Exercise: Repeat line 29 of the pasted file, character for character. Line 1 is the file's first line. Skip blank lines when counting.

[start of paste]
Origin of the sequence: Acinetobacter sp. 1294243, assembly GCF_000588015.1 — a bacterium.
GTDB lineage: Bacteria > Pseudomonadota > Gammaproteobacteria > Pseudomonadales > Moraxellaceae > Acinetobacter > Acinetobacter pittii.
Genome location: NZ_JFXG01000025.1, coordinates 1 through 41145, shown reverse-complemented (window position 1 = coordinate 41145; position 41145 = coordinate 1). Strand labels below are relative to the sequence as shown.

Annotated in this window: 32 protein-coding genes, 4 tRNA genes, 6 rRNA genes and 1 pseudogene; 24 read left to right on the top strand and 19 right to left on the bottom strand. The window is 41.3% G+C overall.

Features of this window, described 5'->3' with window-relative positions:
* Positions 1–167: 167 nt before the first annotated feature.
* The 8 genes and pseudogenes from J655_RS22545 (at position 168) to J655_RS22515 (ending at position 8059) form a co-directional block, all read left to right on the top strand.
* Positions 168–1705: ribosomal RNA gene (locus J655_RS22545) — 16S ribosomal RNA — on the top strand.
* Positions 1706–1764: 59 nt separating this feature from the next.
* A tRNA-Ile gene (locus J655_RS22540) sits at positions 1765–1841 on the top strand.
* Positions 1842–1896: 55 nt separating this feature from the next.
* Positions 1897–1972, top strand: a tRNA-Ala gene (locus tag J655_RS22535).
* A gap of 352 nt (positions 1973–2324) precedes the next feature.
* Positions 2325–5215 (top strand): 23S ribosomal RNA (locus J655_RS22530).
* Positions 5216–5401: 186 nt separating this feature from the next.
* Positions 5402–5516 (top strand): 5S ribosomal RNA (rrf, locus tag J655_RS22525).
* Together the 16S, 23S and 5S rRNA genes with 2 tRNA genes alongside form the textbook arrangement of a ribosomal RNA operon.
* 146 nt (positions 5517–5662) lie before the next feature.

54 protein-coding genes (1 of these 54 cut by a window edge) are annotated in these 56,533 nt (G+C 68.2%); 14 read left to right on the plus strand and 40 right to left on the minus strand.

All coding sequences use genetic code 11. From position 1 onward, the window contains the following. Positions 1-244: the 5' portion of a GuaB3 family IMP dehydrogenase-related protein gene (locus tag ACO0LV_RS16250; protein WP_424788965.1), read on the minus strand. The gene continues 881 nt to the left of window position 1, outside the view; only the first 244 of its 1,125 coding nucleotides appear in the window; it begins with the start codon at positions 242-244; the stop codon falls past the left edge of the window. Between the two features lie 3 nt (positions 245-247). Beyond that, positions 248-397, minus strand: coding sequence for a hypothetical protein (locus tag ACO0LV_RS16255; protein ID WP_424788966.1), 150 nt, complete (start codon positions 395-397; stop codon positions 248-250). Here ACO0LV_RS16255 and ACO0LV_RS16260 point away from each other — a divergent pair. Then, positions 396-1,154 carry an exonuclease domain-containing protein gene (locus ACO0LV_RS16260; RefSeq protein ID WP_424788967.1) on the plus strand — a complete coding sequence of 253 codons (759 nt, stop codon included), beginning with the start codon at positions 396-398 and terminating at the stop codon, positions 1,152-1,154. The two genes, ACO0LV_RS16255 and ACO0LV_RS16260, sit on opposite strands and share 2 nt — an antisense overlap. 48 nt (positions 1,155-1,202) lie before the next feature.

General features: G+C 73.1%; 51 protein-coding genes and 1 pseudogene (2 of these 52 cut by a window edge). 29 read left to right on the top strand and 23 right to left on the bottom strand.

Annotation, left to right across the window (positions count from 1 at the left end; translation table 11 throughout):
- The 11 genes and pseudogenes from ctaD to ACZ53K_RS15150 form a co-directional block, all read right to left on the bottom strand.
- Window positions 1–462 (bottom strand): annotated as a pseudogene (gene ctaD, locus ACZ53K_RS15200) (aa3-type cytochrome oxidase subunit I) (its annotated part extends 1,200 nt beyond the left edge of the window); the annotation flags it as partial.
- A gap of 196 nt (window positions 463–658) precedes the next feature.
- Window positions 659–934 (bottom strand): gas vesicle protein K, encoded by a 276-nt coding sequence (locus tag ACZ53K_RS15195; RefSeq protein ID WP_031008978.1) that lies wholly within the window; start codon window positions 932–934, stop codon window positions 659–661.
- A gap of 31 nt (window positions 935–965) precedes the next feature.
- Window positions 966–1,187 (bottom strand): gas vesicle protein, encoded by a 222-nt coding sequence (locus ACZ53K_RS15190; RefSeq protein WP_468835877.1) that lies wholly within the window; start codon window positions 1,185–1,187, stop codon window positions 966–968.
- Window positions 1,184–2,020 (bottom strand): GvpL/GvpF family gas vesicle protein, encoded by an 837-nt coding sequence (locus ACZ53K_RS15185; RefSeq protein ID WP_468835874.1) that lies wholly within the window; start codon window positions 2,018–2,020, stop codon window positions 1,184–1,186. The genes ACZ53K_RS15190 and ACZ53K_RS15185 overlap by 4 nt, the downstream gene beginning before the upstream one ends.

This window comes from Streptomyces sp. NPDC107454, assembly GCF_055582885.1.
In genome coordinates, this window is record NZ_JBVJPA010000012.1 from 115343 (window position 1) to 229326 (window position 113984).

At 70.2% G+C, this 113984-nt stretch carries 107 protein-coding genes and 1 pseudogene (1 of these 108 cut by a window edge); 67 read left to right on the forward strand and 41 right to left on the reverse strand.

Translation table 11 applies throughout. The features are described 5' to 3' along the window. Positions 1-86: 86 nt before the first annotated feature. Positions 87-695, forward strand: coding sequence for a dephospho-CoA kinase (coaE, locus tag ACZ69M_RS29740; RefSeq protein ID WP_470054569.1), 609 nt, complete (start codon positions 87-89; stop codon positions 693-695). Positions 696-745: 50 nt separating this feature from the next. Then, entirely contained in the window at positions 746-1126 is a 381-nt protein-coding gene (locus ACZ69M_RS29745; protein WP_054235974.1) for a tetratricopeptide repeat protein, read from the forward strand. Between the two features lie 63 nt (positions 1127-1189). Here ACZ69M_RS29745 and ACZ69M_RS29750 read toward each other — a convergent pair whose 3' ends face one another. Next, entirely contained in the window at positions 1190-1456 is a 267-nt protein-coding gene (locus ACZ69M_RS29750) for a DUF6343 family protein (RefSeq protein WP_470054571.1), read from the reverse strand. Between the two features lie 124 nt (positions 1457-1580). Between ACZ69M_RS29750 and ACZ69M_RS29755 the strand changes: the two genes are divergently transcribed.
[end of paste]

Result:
- Window positions 1,184–2,020 (bottom strand): GvpL/GvpF family gas vesicle protein, encoded by an 837-nt coding sequence (locus ACZ53K_RS15185; RefSeq protein ID WP_468835874.1) that lies wholly within the window; start codon window positions 2,018–2,020, stop codon window positions 1,184–1,186. The genes ACZ53K_RS15190 and ACZ53K_RS15185 overlap by 4 nt, the downstream gene beginning before the upstream one ends.